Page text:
Competing (stylistically at least) with the likes of AllSTARS, Aqua and S.O.A.P, Danish superstar Lynn's soft lungs and perky beats are legendary within the thriving influential bubblegum dance-pop scene movement. No really. Linnéa Handberg Lund recorded demos under the alias, many of which would eventually be recorded by Bambee, but she had achieved fame before in 1998 as Miss Papaya (helming the album Pink) and more recently as herself. Full of squeeling excitement (and that is just from me), her sugary brand of insipid-but-magnificently-so niche masterpeice was not just a hit with ironic gays who refuse to grow up, but Madonna's daughter Lourdes got her Mother to arrange a meet and greet, effectively de-throning the Revolver and Hey You singer. Eurodisco-pop enigma Lynn's vocals' flat release were designed for quirky fun rather than intensity, and on the surface reach a pleasure centre as far away from her pants as you can imagine, but the fluff on offer loosens up imeasurably with cyber-stalking anthems and 80s covers to enjoy if all else fails.
Squeezing all the good bits from Aqua, Are You Online's high frequencies sets a pattern for what is to come and is more infectious than a gangbang in Kenya. I love the 'dial-up' sample at the beginning and her simple-minded innocense about the internet is too pure to be true - 'boy I've got a question for you' is only the tip of the iceberg in my own experiences but let's not go there. At least she's not asking 'age, sex, location', that would be really dated. Lynn's brand of bubblegum is kink-free, but that's the point.
The plaintive Catch A Little Rain drizzles into a throbbing trance-ballad, and is far more mature, possibly comparable to a decent Ian Van Dahl album track. Being under 2 minutes long I only wish it were double the length, it's certainly the one track here that really could be tarted up a bit into becoming a hit. It's actually very stunning, hitting it's galloping stride before we have even had proper verses beyond casual moaning and groaning.
Once again leaning heavily on the flashy uber-pop formula, the latin flavoured Hello is slow-witted love computerised disco set to a frisky speed suggesting more than her prosaic charm would have you believe ('I gotta say hello, I don't know why / But I gotta give my luck a try'). Even spastic pop tarts have feelings: I Miss You Now is the token sad one, oozing clogging aspartame-tears, but I'll go out on a limb and say it is shit.
Ecstatic anxiety anthem In The Middle Of The Night is clearly Whigfield's Saturday Night, having robbed its bassline. Vapid and utterly pre-fab, it really is fab. Boasting infectious keyboard layerings, the singer's repeated yelps want us to believe 'anything can happen' but girlfriend keeps the innuendos at bay sadly.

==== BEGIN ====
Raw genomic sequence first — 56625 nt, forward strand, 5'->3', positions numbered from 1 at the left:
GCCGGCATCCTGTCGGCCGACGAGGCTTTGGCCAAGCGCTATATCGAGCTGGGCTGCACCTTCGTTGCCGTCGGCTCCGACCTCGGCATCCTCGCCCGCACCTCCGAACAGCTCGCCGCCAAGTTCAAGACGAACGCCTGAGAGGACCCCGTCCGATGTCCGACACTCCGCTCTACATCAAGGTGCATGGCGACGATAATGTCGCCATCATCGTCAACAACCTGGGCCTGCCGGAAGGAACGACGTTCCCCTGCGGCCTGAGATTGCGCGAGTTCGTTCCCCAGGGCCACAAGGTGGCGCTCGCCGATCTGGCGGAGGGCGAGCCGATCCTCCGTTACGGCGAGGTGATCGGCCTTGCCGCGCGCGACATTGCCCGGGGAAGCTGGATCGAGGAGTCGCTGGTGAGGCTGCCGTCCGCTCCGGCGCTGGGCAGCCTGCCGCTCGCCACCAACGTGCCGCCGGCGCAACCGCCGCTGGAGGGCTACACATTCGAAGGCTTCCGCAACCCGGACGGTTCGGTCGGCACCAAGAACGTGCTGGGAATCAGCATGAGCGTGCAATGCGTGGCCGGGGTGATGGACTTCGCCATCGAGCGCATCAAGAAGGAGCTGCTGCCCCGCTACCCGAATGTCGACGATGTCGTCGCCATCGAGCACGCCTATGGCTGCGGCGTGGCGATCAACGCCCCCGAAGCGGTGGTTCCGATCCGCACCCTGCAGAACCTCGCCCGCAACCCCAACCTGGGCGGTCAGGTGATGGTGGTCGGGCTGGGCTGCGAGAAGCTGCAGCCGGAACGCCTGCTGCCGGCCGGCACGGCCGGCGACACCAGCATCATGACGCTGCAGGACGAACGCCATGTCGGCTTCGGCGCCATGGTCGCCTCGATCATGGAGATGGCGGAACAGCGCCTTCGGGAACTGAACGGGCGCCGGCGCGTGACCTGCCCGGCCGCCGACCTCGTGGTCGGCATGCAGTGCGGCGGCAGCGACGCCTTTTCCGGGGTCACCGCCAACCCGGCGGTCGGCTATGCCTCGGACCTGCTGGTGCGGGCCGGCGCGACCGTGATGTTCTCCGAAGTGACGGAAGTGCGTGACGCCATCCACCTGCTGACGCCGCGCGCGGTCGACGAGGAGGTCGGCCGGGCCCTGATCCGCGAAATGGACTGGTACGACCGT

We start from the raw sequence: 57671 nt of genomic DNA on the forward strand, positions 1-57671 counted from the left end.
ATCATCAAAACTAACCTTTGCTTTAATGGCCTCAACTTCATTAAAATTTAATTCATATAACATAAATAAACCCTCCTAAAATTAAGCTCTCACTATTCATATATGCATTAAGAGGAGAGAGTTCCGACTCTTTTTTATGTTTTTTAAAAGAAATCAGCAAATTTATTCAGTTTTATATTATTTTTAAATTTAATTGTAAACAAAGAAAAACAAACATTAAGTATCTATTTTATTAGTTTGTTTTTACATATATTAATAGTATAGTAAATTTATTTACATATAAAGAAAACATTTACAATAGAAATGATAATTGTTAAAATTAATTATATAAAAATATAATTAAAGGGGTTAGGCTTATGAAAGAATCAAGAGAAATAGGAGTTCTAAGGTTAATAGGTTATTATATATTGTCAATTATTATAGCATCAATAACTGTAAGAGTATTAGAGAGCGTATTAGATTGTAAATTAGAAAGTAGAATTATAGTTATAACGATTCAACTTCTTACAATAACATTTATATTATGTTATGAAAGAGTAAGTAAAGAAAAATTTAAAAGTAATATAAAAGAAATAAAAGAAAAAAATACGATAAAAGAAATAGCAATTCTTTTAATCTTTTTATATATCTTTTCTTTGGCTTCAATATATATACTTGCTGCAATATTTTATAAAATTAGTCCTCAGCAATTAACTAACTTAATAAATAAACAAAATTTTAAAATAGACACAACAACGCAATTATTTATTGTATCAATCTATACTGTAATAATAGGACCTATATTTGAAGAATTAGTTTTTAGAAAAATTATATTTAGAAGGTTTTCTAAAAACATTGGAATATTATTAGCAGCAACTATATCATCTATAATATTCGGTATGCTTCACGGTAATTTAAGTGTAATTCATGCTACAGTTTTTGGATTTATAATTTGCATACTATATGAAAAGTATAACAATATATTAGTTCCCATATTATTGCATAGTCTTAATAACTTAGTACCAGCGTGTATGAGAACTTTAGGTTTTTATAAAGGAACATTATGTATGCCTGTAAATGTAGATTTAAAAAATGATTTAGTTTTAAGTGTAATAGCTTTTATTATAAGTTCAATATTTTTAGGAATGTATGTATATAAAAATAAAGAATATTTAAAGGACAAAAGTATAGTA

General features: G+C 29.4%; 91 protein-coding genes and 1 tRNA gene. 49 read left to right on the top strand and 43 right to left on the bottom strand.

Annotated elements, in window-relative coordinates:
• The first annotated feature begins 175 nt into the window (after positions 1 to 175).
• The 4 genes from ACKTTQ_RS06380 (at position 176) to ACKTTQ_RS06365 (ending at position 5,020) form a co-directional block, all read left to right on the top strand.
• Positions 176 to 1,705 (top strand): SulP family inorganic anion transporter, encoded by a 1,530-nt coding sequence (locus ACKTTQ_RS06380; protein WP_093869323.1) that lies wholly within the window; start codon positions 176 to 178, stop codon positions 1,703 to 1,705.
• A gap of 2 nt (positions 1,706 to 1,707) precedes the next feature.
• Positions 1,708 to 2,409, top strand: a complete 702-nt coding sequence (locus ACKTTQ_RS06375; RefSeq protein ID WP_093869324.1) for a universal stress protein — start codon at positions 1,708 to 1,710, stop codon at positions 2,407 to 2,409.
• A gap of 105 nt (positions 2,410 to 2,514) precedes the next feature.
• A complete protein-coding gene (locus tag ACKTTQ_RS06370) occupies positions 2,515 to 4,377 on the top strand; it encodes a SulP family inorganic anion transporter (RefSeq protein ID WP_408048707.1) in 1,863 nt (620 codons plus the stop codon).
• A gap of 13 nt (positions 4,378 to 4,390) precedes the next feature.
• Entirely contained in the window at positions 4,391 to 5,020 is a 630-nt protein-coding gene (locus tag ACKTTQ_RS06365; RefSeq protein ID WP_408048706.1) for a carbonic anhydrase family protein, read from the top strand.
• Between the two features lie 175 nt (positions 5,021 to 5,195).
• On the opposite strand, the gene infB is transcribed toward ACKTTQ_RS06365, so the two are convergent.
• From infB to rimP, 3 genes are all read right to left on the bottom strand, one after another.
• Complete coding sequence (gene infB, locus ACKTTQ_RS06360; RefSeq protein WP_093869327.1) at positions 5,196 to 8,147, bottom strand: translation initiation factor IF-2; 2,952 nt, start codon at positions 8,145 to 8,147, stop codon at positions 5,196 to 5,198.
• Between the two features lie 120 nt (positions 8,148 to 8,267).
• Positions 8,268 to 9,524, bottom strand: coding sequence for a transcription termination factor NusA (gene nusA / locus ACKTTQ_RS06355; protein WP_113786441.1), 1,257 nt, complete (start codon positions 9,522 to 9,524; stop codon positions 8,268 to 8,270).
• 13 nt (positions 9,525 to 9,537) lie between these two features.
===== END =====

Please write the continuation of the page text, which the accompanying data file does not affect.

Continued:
Stealing its hooks from the Real McCoy, Lucky No One is the Another Night style dance song missing from Amber's debut, which was actually written and produced by those guys. Sharp with Sash! sounds, No Princess is another Aqua-friendly dry-romp.
Crucial tempo-ballad On The Run is immediately a highlight. The snowflake weight of the faintly faux-RnB tinged electronica is as moody as vintage Ace of Base (complete with Don't Turn Around style ghostly down-the-phone backing vocals). A three-minute slice of effervescent pop goodness.
Her PG-rated Eurodisco is catchy with every single beat, not least on the contageous closer Spaceman and is S.O.A.P's unnoficial B-side to This Is How We Party. Weak voiced not willed, 'I wanna see your rocket' is one chat up line I've yet to use. Filthy bitch.
Just when I thought this album couldn't get any sweeter, Lynn only goes and covers one of the most important songs in the whole wide world (to me at least): New Order's strident dance classic Bizarre Love Triangle, a song about independently romantic make do's. This is one of those songs that never dies for me. Sure, Lynn doesn't spit out the lyrics with the sneering melancholia or dumbstruck awe of the original, but she's actually the better vocalist, with her no-frills approach conveying warmth as well as plaintive limitations. Majestic synths and a fizzing bassline create something wonderful and well worthy of the track's status as something of a lost classic.
Lynn might be too bubblegum-specific for her own good, but for those reasons her album here is a kingpin landmark of a genre that evaporated from the UK charts at least well over a decade ago. Doubtlessly drowning in a one-size-fits-all formula, she has a voice (not saying it's a great one, but a voice nonetheless), body (I can only assume), sonic texture, and the songwriting is as sweet as it gets in this genre. In fact, nearly every song on this set is a effectively-produced and keenly-delivered effort. This fine album is a must for fans of enthusiastic, well-produced Europop and sickly-sweet pop music. Track after track, the album continues with more of the same minnute, wide-eyed dance-influenced numbers that made Aqua's first album so appealing, but ranks slightly lower than its contemporary simply because the territory covered is a little too similar. Virtually all the songs are high energy Euro-pop propelled by nimble, sincere vocals and immaculately cheapskate production. Standouts include the pretty naive Are You Online, the moody, atmospheric dance epic Catch A Little Rain, the jittery Dr Jones-sounding In The Middle of The Night, the thumping Lucky No One, and the fantastic On The Run, which definitely deserves some form of exposure as a poptastic ballad along the lines of Ace of Base or even S.O.A.P's Stand By You at a push. Quite possibly it is her dreamy cover of New Order's Bizarre Love Triangle that shines most brightly of all, but overall this album is an experience I did not see coming.